Automatic upload/download speed optimization

Introduced in v4.2, there’s a registry setting that allows Server! to automatically choose the socket’s inbound and outbound buffer sizes in an attempt to optimize upload and download speeds.

This setting cannot be configured in the web interface, the only way to set it is at Windows registry level. Restarting the Server! system services is not necessary, as this setting is pulled from the registry every time a new incoming connection is served. Continue reading

How to increase the speed of SFTP downloads Server! version: 3.0.0+

If you run Server! hosted on a VM in the cloud or at some co-location provider, you are probably aware that your ISP uses traffic shapers to optimize the transfer speed and to prevent malicious users from abusing network resources.

In some cases, though, such strategy (packet/traffic shaping) clashes against the very nature of the SSH/SFTP protocol, in which both control and data packets are sent on the same connection. In particular, you may experience issues between the requested SSH socket buffer and the advertised buffer size on the network. If that happens, we got you covered! As of version 4.0, in fact, you can use a special Registry key to force Server! to use a socket buffer size that matches the one advertised by your network. Continue reading

Maintenance release: Server! v3.1.17.57

We have just released version of our Server!

This new maintenance release fixes a bug in the global speed limit configuration. Under certain circumstances, in fact, only user-specific speed limits were enforced, while global speed limits were ignored; now it’s fixed.

As usual you can download the latest version from our web site. Thank you! Server! v4: high speed and savvy RAM usage

This article refers to Server! v4.0, which – at the time the article is being written – is still in beta, and is not yet available for purchase by customers. The purpose of this article is to inform our users about some important upcoming features.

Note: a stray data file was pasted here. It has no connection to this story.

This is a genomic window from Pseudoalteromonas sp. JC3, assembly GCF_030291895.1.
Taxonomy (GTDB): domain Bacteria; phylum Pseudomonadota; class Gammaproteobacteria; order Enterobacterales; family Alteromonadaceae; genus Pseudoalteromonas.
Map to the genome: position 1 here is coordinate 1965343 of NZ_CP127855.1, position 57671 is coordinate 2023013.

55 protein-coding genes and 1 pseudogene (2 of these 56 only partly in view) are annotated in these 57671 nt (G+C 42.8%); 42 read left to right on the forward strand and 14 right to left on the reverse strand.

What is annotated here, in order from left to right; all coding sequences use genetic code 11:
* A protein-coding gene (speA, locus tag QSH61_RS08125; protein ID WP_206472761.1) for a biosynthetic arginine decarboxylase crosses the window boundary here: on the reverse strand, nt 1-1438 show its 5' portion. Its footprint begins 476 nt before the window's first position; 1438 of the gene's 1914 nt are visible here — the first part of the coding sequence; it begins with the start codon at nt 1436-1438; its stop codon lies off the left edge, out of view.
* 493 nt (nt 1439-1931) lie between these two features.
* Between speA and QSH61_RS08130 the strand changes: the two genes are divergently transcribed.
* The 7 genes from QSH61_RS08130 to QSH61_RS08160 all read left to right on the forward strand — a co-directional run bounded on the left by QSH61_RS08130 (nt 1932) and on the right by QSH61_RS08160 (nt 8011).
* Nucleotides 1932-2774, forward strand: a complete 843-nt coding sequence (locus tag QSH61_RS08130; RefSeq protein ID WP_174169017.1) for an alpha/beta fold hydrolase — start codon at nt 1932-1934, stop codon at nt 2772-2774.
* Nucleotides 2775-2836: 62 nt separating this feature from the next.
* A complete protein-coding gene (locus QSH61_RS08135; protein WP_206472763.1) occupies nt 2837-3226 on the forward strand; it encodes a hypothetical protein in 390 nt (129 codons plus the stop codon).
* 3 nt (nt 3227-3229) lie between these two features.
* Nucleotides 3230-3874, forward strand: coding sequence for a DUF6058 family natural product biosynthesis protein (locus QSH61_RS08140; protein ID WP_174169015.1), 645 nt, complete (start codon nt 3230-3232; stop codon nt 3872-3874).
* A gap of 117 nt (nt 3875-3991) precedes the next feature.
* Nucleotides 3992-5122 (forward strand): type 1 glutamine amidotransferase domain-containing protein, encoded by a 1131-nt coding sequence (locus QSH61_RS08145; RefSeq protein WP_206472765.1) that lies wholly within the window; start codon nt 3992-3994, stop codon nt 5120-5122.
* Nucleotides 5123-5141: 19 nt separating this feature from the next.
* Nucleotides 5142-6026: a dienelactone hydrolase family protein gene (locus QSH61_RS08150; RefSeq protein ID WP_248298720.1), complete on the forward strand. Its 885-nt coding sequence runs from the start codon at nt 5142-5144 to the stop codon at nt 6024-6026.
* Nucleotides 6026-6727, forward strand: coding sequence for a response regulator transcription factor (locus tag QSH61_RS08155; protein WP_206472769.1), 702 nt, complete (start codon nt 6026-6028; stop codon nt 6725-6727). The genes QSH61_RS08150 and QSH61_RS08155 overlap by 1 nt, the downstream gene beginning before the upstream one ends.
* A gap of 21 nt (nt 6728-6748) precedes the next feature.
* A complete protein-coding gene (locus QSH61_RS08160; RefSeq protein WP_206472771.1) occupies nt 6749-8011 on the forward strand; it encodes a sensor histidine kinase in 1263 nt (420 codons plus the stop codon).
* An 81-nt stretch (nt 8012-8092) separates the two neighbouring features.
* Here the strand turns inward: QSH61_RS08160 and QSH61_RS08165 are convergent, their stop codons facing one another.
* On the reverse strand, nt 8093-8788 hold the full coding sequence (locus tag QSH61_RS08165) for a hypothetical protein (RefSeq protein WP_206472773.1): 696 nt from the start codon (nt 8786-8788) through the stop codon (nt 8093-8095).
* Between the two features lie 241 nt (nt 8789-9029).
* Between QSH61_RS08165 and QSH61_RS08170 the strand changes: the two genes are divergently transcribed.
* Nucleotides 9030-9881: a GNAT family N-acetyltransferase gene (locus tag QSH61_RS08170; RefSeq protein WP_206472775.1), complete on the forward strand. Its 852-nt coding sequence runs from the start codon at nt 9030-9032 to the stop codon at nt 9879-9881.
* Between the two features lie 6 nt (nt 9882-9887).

The development team is running some final tests on the core engine of the upcoming Server! v4, and we’re witnessing amazing results.

Long story short, the brand new core engine of version 4.0 is not only much (much!!) faster than any previous version, but it uses on average half of the RAM! See the following screenshot of the Task Manager taken from one of our test systems: Continue reading Server! v3.0: more on speed limits…

As we already mentioned in a previous post, Server! v3.0 will feature a very granular configuration regarding speed limits. This post explains how such limits work in detail.

First of all the are 2 lists of limits: a global list that refers to the whole server (regardless of the user who is connecting) and a second list that is defined in the user profile, and only affects that specific user.

Second, and most important, it is essential to understand that the speed limit list defined on a specific user, always prevails over the global one.

So let’s assume, for example, that the following limits are defined globally:

And the following limits are defined specifically for the user johndoe:

When the user johndoe connects from the local area network (192.168.X.X) he will have an upload/download speed limit of 1024 KB/s, as set in his own profile, regardless of what the global configuration limit is for the same network; the user configuration always supersedes the server’s global/default configuration. Server! v3.0 will feature speed limits

Just a quick note to let our users know that our dev-team has just finished implementing speed limits in Server! v3.0. Tested. It runs smoothly.

Speed limits can be configured globally (server-wide, per instance) as well as individually for each user, and the upload and download speed limits can be specified separately.

Here you can see a file transfer with the speed limit disabled. This test was performed on a 100 Mbps LAN, and as you can see the upload speed is 12.95 MB/s (103.6 Mbps, with compression, LAN bandwidth is saturated).


Now, this is the same test, but with speed limit enabled. As you can see, the upload only takes up to the allocated bandwidth and does not saturate the LAN.


Speed limits can be configured globally, per user, or per network. Therefore you can have different speed limits applied to the same user depending on the IP address he/she is connecting from.